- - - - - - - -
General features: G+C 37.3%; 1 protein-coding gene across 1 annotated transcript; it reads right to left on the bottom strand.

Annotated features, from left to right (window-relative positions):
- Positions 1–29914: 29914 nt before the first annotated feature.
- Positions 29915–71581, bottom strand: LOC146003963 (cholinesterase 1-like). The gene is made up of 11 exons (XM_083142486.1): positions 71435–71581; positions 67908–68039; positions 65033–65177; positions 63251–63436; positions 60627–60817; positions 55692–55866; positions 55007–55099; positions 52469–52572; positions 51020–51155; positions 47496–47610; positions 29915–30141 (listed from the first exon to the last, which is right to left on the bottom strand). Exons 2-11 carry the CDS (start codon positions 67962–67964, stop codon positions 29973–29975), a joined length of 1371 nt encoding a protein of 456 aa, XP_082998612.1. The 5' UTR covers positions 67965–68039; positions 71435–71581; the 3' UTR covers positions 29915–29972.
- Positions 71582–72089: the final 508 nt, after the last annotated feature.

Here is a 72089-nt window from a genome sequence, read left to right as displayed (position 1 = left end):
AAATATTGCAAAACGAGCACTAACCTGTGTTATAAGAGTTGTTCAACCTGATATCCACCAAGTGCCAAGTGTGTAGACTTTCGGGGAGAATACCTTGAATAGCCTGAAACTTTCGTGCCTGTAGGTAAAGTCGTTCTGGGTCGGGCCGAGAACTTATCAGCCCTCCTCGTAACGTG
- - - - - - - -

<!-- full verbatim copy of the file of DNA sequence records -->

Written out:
General features: G+C 37.3%; 1 protein-coding gene across 1 annotated transcript; it reads right to left on the bottom strand.

Annotated features, from left to right (window-relative positions):
- Positions 1–29914: 29914 nt before the first annotated feature.
- Positions 29915–71581, bottom strand: LOC146003963 (cholinesterase 1-like). The gene is made up of 11 exons (XM_083142486.1): positions 71435–71581; positions 67908–68039; positions 65033–65177; positions 63251–63436; positions 60627–60817; positions 55692–55866; positions 55007–55099; positions 52469–52572; positions 51020–51155; positions 47496–47610; positions 29915–30141 (listed from the first exon to the last, which is right to left on the bottom strand). Exons 2-11 carry the CDS (start codon positions 67962–67964, stop codon positions 29973–29975), a joined length of 1371 nt encoding a protein of 456 aa, XP_082998612.1. The 5' UTR covers positions 67965–68039; positions 71435–71581; the 3' UTR covers positions 29915–29972.
- Positions 71582–72089: the final 508 nt, after the last annotated feature.

Here is a 72089-nt window from a genome sequence, read left to right as displayed (position 1 = left end):
AAATATTGCAAAACGAGCACTAACCTGTGTTATAAGAGTTGTTCAACCTGATATCCACCAAGTGCCAAGTGTGTAGACTTTCGGGGAGAATACCTTGAATAGCCTGAAACTTTCGTGCCTGTAGGTAAAGTCGTTCTGGGTCGGGCCGAGAACTTATCAGCCCTCCTCGTAACGTG